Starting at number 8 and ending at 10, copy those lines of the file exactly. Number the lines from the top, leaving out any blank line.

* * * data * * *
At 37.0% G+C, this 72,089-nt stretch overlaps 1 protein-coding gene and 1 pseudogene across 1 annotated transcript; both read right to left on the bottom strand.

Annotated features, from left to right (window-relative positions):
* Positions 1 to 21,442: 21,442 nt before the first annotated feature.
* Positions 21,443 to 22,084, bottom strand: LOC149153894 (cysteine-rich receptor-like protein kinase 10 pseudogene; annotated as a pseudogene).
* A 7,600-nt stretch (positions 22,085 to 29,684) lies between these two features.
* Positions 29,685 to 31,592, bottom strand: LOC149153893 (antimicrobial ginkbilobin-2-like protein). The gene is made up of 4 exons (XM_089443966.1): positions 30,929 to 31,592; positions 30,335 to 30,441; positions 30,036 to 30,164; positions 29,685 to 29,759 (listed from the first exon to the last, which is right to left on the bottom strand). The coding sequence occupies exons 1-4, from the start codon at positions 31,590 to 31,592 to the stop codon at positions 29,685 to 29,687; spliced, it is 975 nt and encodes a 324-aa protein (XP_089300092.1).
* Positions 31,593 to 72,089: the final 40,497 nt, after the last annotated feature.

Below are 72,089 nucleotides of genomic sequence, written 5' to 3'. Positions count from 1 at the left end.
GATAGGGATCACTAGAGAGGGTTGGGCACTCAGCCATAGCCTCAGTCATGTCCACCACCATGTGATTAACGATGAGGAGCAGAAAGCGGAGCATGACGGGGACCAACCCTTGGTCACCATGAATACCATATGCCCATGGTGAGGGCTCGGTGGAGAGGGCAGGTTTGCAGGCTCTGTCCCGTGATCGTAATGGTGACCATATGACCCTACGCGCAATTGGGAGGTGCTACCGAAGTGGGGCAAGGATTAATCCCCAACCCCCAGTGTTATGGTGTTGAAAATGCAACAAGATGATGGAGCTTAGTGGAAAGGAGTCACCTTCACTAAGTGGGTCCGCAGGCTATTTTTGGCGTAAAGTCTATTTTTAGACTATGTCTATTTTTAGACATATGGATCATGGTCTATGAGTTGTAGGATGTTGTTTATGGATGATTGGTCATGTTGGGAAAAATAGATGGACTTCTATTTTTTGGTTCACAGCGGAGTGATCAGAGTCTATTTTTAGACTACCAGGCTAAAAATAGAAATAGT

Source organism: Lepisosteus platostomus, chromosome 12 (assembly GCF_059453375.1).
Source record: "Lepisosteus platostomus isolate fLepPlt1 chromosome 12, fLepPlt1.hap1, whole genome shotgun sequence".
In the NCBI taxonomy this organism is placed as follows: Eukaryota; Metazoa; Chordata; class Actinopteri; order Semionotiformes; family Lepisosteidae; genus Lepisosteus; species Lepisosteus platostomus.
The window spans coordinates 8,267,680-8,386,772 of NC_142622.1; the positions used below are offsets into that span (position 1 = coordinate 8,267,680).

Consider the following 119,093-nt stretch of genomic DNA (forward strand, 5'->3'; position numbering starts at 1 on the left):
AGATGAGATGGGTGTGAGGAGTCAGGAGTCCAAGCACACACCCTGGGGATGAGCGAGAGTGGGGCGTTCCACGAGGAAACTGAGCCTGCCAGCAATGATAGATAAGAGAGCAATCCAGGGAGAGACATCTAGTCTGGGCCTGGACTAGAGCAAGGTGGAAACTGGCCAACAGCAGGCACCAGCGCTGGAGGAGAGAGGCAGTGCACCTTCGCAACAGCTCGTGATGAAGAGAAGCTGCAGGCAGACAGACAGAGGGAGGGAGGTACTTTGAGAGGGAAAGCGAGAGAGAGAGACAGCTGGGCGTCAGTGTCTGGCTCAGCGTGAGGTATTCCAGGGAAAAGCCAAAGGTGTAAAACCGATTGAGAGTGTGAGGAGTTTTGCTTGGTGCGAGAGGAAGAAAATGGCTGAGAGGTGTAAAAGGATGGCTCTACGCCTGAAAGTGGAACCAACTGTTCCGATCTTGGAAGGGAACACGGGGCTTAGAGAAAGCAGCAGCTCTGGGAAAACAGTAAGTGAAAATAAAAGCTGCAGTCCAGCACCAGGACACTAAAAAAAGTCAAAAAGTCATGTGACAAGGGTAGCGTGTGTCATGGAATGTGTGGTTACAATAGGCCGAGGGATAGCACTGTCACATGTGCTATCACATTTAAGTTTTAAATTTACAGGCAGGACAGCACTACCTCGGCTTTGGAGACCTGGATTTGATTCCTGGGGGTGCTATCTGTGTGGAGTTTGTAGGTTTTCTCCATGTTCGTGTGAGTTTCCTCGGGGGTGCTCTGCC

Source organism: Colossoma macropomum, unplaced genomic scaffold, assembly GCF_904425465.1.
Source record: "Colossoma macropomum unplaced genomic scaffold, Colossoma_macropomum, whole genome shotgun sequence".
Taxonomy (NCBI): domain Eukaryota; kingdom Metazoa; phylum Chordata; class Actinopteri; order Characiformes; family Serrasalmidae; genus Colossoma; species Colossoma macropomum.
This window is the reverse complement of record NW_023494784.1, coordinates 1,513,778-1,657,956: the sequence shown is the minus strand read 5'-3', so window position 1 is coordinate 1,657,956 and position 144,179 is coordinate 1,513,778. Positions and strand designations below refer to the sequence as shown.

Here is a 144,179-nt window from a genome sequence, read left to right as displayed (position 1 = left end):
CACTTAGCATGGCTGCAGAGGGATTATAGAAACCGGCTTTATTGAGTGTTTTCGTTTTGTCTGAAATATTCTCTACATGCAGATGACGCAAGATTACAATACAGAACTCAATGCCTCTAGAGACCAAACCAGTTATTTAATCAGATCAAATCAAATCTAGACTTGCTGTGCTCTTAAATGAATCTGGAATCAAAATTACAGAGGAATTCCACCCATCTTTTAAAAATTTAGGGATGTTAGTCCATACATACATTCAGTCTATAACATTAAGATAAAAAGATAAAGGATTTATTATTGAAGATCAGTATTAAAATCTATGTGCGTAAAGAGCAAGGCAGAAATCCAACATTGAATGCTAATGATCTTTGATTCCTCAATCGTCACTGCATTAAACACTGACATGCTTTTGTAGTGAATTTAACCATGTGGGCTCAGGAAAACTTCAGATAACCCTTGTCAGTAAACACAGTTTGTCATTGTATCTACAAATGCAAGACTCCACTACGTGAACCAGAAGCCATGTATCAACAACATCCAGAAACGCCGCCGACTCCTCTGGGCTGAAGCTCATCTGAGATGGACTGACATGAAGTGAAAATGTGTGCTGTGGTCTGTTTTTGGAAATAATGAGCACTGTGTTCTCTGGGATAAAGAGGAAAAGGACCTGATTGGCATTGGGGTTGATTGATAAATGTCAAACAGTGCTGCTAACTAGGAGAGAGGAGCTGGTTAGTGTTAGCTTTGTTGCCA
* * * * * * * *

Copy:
Below are 72,089 nucleotides of genomic sequence, written 5' to 3'. Positions count from 1 at the left end.
GATAGGGATCACTAGAGAGGGTTGGGCACTCAGCCATAGCCTCAGTCATGTCCACCACCATGTGATTAACGATGAGGAGCAGAAAGCGGAGCATGACGGGGACCAACCCTTGGTCACCATGAATACCATATGCCCATGGTGAGGGCTCGGTGGAGAGGGCAGGTTTGCAGGCTCTGTCCCGTGATCGTAATGGTGACCATATGACCCTACGCGCAATTGGGAGGTGCTACCGAAGTGGGGCAAGGATTAATCCCCAACCCCCAGTGTTATGGTGTTGAAAATGCAACAAGATGATGGAGCTTAGTGGAAAGGAGTCACCTTCACTAAGTGGGTCCGCAGGCTATTTTTGGCGTAAAGTCTATTTTTAGACTATGTCTATTTTTAGACATATGGATCATGGTCTATGAGTTGTAGGATGTTGTTTATGGATGATTGGTCATGTTGGGAAAAATAGATGGACTTCTATTTTTTGGTTCACAGCGGAGTGATCAGAGTCTATTTTTAGACTACCAGGCTAAAAATAGAAATAGT

Source organism: Lepisosteus platostomus, chromosome 12 (assembly GCF_059453375.1).